Delker is locked in his cell 23 hours a day. He gets out for an hour of exercise five times a week and for three weekly showers of up to five minutes each.

"I'm suing because I just can't live like this," he said.

Peterson's son, a Pennsylvania state trooper who is also named Walter, says he cannot mount any sympathy for Delker.

"If I got my father back, he could get out. He's only 55. I was only 8. I didn't have a lot of time with my dad."

Peterson said Delker should consider himself lucky to be alive. He murdered the senior Peterson when there was no death penalty in the United States.

Delker's cohorts in the crime, Stanley Hoss and George Butler, already were serving long sentences for murder.

Guards say Hoss did hundreds of pushups a day and rated as one of the most feared inmates in Western Pen. He had killed a Verona policeman and was suspected but never prosecuted in the disappearances of a Maryland woman and her 2-year-old daughter.

Butler was almost as notorious. He murdered two women in a diner.

Hoss hanged himself in prison in 1978. An aneurysm killed Butler in 2001.

So only Delker remains. He said he expects to die in prison unless he becomes so infirm that he has to be sent elsewhere for medical care.

For a man of 55, Delker is a remarkable physical specimen. When he hits the prison yard for his hour of exercise, he runs the whole time, his bald head barely breaking into a sweat.

"I used to get two hours and I ran all of that, too. They keep taking away what little I have," he said.

His prized possessions in solitary are his radio and cable television hookup, privileges awarded to him by the prison staff because he has been generally well-behaved during his 4 1/2 years in Houtzdale.

Delker said he had had no misconduct violations at Houtzdale, one of the half dozen prisons where he has spent the past 35 years. The Houtzdale staff, though, says he received a reprimand in November 2000 for "destroying and altering property." Prison spokeswoman Chencharick said she could not find specific records of the damage Delker did, but it apparently was not serious enough for him to lose his cable TV.

While Delker was in the Huntingdon prison during the 1990s, the staff took away his television for 60 days because he stayed in the shower too long.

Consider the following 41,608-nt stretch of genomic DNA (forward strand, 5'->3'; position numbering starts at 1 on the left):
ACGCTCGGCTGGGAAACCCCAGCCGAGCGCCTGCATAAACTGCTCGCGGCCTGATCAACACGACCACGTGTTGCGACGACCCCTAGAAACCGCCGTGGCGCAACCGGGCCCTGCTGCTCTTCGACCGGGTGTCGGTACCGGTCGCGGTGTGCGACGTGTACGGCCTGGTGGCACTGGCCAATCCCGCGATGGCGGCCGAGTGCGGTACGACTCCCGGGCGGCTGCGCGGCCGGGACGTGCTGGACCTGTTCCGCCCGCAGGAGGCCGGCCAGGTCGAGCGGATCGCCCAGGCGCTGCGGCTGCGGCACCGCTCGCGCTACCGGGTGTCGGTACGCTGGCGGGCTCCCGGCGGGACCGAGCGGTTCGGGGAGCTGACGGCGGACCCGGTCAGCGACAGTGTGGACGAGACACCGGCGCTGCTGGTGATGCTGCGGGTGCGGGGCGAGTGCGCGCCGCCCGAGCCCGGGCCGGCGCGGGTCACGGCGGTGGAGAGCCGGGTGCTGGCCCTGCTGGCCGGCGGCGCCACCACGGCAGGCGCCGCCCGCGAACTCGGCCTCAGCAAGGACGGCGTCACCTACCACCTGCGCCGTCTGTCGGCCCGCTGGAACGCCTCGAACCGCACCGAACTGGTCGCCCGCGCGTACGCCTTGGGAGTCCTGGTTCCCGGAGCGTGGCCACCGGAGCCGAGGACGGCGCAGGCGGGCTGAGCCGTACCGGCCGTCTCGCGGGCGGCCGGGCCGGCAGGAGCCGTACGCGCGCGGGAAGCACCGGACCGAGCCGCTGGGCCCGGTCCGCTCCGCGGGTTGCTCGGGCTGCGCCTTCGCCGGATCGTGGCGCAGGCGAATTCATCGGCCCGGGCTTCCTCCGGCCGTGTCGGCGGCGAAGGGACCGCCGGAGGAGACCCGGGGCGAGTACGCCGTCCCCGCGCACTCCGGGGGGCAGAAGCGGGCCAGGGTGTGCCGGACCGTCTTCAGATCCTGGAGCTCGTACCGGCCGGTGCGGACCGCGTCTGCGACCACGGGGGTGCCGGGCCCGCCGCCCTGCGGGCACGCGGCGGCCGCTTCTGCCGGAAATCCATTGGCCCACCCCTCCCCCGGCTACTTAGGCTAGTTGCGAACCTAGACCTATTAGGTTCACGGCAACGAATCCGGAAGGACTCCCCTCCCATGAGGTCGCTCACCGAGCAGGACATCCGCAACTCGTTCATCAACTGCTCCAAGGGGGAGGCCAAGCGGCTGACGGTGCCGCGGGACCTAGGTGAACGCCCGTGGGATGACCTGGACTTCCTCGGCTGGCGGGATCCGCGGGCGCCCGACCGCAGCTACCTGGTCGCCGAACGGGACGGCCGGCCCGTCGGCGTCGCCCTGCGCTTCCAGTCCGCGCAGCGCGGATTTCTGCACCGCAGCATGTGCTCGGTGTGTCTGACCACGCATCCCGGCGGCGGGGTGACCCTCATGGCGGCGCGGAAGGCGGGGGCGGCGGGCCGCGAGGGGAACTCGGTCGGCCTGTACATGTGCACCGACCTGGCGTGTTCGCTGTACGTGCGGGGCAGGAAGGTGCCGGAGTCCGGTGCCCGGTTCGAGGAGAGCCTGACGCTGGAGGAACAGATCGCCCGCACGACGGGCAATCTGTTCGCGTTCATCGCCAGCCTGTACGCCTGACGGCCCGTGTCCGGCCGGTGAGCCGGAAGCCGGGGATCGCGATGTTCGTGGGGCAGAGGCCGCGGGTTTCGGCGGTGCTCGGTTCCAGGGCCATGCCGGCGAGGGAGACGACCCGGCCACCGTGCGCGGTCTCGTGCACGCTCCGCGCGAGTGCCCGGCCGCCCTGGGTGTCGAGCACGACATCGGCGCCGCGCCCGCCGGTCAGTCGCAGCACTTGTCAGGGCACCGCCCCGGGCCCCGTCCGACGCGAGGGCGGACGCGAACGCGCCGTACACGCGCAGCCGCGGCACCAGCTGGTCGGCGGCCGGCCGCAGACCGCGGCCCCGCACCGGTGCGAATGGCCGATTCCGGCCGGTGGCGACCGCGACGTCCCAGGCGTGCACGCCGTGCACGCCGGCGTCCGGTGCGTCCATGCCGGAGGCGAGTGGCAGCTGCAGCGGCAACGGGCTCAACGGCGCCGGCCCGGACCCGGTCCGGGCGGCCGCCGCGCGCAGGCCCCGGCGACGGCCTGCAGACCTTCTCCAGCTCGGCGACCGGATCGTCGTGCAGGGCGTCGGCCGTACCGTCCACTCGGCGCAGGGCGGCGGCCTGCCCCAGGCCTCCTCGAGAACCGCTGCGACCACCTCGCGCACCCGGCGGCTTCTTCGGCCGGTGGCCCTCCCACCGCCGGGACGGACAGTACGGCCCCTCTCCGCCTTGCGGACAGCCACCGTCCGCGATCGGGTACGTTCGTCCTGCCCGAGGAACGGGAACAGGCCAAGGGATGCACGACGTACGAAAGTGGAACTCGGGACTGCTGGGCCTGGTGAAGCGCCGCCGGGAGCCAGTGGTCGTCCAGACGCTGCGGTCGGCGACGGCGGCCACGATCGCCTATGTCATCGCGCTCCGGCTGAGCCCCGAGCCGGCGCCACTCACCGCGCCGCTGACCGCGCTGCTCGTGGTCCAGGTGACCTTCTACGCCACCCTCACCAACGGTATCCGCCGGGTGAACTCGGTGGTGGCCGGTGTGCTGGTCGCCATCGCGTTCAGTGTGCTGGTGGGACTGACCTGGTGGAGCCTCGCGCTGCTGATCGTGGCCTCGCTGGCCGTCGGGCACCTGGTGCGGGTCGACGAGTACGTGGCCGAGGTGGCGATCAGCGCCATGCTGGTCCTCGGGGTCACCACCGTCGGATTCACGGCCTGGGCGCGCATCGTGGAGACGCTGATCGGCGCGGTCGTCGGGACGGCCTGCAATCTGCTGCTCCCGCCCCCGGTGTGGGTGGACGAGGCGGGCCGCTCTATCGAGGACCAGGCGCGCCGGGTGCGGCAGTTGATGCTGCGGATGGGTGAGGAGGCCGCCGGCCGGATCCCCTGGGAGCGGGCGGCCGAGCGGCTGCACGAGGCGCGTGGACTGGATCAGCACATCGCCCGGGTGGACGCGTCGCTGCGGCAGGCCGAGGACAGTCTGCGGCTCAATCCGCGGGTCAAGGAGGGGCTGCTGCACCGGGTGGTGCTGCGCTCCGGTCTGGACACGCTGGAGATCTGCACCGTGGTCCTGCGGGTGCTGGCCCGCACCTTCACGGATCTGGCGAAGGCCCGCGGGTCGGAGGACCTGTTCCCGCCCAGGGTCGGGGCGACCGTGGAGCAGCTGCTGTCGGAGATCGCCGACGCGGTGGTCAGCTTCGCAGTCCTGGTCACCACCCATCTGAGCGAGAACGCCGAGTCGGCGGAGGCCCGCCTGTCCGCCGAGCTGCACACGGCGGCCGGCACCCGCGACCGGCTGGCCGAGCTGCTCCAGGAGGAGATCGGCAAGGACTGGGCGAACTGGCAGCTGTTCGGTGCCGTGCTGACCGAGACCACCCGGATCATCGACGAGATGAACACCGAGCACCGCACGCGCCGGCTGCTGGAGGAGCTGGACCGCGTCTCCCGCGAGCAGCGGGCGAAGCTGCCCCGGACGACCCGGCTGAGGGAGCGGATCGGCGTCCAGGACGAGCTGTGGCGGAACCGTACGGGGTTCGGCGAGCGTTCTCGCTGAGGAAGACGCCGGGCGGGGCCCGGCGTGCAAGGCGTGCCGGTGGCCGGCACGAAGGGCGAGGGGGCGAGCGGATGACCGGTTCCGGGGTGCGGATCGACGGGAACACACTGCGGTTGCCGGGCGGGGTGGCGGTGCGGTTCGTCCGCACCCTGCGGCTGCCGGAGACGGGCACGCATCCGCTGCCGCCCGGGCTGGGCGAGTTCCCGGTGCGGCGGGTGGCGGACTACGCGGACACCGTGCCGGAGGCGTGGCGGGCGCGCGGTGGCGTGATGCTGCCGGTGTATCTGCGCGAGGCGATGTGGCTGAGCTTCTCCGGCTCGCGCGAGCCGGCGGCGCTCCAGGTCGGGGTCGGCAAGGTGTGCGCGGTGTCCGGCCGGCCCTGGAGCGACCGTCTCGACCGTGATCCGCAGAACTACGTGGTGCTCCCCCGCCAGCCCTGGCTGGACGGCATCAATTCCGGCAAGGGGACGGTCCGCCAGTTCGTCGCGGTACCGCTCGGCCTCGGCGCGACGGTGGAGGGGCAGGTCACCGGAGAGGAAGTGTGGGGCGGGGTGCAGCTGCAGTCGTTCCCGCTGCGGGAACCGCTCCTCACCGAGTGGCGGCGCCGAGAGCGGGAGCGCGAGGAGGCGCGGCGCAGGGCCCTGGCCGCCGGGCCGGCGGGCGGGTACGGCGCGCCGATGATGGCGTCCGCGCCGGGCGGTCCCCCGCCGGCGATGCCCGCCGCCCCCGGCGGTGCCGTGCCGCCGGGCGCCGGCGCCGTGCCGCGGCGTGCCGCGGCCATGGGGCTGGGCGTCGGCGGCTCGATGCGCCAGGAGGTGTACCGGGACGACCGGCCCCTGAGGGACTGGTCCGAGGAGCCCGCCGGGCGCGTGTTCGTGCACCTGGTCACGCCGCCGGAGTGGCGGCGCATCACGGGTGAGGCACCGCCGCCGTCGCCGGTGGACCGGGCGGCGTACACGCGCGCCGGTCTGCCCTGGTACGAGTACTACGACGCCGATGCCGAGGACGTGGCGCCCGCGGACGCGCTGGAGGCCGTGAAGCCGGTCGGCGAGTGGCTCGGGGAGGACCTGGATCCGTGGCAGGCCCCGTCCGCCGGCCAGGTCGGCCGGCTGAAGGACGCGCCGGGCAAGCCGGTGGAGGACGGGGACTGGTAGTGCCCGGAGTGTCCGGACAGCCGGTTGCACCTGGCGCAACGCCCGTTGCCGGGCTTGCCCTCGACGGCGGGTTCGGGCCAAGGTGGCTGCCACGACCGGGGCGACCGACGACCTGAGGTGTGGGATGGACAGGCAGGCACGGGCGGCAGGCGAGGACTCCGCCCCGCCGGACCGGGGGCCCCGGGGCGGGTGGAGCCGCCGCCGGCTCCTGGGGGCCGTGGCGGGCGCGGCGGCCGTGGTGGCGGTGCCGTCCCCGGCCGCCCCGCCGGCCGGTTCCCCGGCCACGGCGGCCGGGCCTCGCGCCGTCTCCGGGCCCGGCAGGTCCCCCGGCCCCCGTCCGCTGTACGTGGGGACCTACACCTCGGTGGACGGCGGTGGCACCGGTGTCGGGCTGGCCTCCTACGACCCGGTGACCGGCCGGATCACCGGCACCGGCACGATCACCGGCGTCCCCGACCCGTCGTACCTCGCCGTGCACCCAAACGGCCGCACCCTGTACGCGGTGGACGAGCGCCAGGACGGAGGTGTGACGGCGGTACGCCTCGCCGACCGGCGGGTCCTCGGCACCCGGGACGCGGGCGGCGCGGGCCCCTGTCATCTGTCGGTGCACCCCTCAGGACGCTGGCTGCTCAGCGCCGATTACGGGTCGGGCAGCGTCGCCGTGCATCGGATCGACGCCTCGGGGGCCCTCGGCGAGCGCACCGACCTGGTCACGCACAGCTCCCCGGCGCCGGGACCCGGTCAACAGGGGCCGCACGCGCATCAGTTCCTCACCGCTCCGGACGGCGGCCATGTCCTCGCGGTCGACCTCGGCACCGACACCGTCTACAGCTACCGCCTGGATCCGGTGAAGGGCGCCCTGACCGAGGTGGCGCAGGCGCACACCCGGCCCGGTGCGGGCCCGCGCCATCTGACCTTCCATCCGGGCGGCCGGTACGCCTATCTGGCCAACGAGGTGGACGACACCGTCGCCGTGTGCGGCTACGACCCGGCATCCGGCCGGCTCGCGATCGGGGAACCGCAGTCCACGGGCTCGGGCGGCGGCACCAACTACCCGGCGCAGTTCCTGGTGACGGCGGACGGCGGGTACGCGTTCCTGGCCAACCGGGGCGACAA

He realizes that his TV privileges may rankle taxpayers, but he says he has little else except reading and prayer to occupy his time.

What family he has is older or disconnected from his life. Delker was married and the father of an infant boy when he arrived in prison in 1967. He and his wife subsequently divorced. His son, now 35, has occasionally visited him. Delker also has three small grandchildren.

If he could only get out of solitary, he said, he might feel more productive. He even talks about joining in prison training programs and getting therapy.

Crime as a way of life

Delker grew up in and around Allentown in Lehigh County. He can scarcely remember a time when he was not in trouble with the law. The same holds true for his family.

During one stretch of the 1960s, Delker, his three brothers and their father were all in jail or prison at the same time.

He said he could not explain the cycle of lawbreaking. His father drove a truck and the family, he said, never lacked for food, clothing or shelter.

Delker dropped out of high school as a sophomore, spent two years in juvenile hall for assault, then landed in prison at 19 for the armed robbery of a supermarket. He could have been paroled in as few as six years, but he found more trouble inside the walls of Pittsburgh's prison.

Delker admits getting into fights, notably with black inmates, and breaking up a sink and toilet in a fit of anger.